For many wedding suppliers there is a long time between taking a booking and delivering the service. So it’s normal to take payment in stages. A deposit when they first book and one or more payments along the way.
And it’s vital for the profitability of your business that you put together a payment plan that is both acceptable to your clients and protects you if things don’t go to plan (after all, not every engaged couple makes it up the aisle…. ).
Here are the key things to consider when deciding on your schedule.
Work out what you need to spend and when for a typical booking. This needs to include your time as well as purchases like stock.
You’ll want to be sure you have sufficient funds to cover upfront costs and be able to pay yourself.
Loss of business
For many suppliers the number of weddings you can do is limited. So if a couple cancel close to the wedding date, there’s not much chance you’ll be able to find another client for that date.
It’s perfectly reasonable to factor this into your terms and to charge couples for the time you would have spent on the day (and the profit you would make).
Take a good look at other businesses and see what terms they offer. If necessary you can do a bit of mystery shopping and pretend to be a prospective client (or get a friend to do it for you) – but many businesses will have this information available online or in their brochure.
Also think about what will seem reasonable to the client. Asking for full payment well in advance of delivering the service may be nice for your cashflow, but it can make clients nervous and wonder if you are in financial trouble.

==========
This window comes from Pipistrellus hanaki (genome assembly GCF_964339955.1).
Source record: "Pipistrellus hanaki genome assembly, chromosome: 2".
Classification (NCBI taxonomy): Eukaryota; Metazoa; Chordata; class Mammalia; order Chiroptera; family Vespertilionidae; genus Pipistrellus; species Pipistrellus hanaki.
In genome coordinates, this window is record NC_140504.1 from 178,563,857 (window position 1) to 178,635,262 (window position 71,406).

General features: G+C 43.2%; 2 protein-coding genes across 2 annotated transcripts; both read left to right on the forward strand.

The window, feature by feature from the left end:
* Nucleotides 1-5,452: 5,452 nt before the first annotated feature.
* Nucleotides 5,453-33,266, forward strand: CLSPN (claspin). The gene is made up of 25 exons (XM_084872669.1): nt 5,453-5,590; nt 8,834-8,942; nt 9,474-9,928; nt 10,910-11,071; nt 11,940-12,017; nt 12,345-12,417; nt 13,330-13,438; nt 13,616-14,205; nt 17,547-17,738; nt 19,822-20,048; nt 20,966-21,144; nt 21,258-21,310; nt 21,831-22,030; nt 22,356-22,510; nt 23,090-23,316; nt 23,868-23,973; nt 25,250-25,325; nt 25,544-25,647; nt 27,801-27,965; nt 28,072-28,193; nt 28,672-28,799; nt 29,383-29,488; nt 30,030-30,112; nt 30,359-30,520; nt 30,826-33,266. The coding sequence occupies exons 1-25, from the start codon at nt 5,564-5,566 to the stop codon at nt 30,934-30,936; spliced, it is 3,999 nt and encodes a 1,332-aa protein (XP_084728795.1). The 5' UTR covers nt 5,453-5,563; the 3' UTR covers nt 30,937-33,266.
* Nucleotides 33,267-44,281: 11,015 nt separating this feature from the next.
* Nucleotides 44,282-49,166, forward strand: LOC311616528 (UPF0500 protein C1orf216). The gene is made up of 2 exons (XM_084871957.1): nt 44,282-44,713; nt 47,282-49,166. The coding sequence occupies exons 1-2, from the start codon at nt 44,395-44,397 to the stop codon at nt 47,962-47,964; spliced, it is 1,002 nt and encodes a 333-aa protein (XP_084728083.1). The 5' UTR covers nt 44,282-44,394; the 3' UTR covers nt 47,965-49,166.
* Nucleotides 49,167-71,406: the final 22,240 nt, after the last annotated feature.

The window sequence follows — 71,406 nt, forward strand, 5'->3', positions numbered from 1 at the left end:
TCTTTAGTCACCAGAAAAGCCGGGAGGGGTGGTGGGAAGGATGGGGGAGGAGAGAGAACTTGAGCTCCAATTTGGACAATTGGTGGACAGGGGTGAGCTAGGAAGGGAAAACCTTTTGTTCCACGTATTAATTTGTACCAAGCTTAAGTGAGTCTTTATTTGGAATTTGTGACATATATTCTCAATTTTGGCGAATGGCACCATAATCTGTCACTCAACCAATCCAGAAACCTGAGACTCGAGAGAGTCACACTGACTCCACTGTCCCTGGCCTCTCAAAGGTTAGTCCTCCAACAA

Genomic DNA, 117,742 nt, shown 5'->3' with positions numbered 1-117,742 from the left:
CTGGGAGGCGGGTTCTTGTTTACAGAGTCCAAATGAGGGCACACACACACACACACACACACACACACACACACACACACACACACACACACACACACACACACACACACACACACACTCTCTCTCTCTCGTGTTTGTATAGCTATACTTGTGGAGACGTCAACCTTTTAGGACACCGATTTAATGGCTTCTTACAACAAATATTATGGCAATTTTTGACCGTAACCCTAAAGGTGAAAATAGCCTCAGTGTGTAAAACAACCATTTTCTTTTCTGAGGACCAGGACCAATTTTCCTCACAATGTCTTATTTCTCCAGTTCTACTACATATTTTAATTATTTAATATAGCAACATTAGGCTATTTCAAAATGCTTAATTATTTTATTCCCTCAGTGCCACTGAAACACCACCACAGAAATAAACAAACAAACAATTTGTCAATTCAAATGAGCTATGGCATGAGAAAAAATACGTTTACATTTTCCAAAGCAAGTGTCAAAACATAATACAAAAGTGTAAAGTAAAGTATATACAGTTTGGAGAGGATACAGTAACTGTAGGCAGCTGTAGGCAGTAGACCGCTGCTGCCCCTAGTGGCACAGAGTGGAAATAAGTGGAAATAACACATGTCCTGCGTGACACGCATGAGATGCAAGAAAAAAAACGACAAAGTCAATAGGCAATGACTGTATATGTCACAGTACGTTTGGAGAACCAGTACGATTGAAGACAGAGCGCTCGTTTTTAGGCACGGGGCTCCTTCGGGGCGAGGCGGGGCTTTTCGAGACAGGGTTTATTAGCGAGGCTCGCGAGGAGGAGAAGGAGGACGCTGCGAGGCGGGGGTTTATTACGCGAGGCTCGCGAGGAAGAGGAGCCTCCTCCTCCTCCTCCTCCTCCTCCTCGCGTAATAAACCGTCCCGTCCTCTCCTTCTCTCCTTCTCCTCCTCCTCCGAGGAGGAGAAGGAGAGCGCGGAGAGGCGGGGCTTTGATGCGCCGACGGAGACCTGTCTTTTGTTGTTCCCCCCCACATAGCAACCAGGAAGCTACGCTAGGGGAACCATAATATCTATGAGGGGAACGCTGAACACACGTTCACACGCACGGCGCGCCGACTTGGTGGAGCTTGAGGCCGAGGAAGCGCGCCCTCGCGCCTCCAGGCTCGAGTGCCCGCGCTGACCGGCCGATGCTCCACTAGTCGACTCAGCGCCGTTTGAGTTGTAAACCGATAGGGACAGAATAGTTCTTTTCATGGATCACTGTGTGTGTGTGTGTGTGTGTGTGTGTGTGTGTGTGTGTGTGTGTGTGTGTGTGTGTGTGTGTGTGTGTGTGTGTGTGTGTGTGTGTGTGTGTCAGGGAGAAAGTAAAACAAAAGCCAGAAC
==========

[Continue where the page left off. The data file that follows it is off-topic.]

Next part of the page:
If possible, your payment terms should match your cancellation terms. It’s one thing to say that couples must pay in full if they cancel less than 1 month before the wedding, but if you haven’t collected the money already, it’s not going to be easy to get them to pay up.
Consider what’s going to be smooth and easy to manage for both yourself and your customers. Monthly instalments might help couples manage their finances, but you won’t want to be manually emailing invoices every month for a large number of clients and then chasing the non-payers.
It’s not always easy to talk about money (especially if you’re British!), but it’s essential to avoid misunderstandings.
Make sure your payment terms are included in your contract (in nice, easy to understand language) and also go through them verbally for your clients when they book.
Sending friendly payment reminders will help you get those interim payments in on time.
And DO stick to your terms. If someone is having trouble paying you it’s fine to look for a compromise, but don’t just carry on and hope payment turns up sometime – it probably won’t. If you do amend the schedule, then this should be agreed in writing too.